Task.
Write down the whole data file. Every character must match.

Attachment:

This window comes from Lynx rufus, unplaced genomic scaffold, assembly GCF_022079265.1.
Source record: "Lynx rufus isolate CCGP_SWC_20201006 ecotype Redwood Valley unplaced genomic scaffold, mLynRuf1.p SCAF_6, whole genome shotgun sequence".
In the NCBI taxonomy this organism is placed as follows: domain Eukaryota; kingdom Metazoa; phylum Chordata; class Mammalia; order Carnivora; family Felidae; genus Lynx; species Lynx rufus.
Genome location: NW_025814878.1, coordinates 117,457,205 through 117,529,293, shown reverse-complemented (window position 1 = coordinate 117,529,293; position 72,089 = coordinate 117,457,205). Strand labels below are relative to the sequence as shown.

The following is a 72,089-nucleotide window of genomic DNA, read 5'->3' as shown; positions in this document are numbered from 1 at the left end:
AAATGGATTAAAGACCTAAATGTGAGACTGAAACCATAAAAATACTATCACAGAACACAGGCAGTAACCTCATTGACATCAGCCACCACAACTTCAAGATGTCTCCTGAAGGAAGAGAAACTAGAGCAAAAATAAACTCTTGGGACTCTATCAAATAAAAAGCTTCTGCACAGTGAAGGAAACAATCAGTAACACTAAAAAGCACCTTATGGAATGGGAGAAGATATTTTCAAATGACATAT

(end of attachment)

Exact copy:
This window comes from Lynx rufus, unplaced genomic scaffold, assembly GCF_022079265.1.
Source record: "Lynx rufus isolate CCGP_SWC_20201006 ecotype Redwood Valley unplaced genomic scaffold, mLynRuf1.p SCAF_6, whole genome shotgun sequence".
In the NCBI taxonomy this organism is placed as follows: domain Eukaryota; kingdom Metazoa; phylum Chordata; class Mammalia; order Carnivora; family Felidae; genus Lynx; species Lynx rufus.
Genome location: NW_025814878.1, coordinates 117,457,205 through 117,529,293, shown reverse-complemented (window position 1 = coordinate 117,529,293; position 72,089 = coordinate 117,457,205). Strand labels below are relative to the sequence as shown.

The following is a 72,089-nucleotide window of genomic DNA, read 5'->3' as shown; positions in this document are numbered from 1 at the left end:
AAATGGATTAAAGACCTAAATGTGAGACTGAAACCATAAAAATACTATCACAGAACACAGGCAGTAACCTCATTGACATCAGCCACCACAACTTCAAGATGTCTCCTGAAGGAAGAGAAACTAGAGCAAAAATAAACTCTTGGGACTCTATCAAATAAAAAGCTTCTGCACAGTGAAGGAAACAATCAGTAACACTAAAAAGCACCTTATGGAATGGGAGAAGATATTTTCAAATGACATAT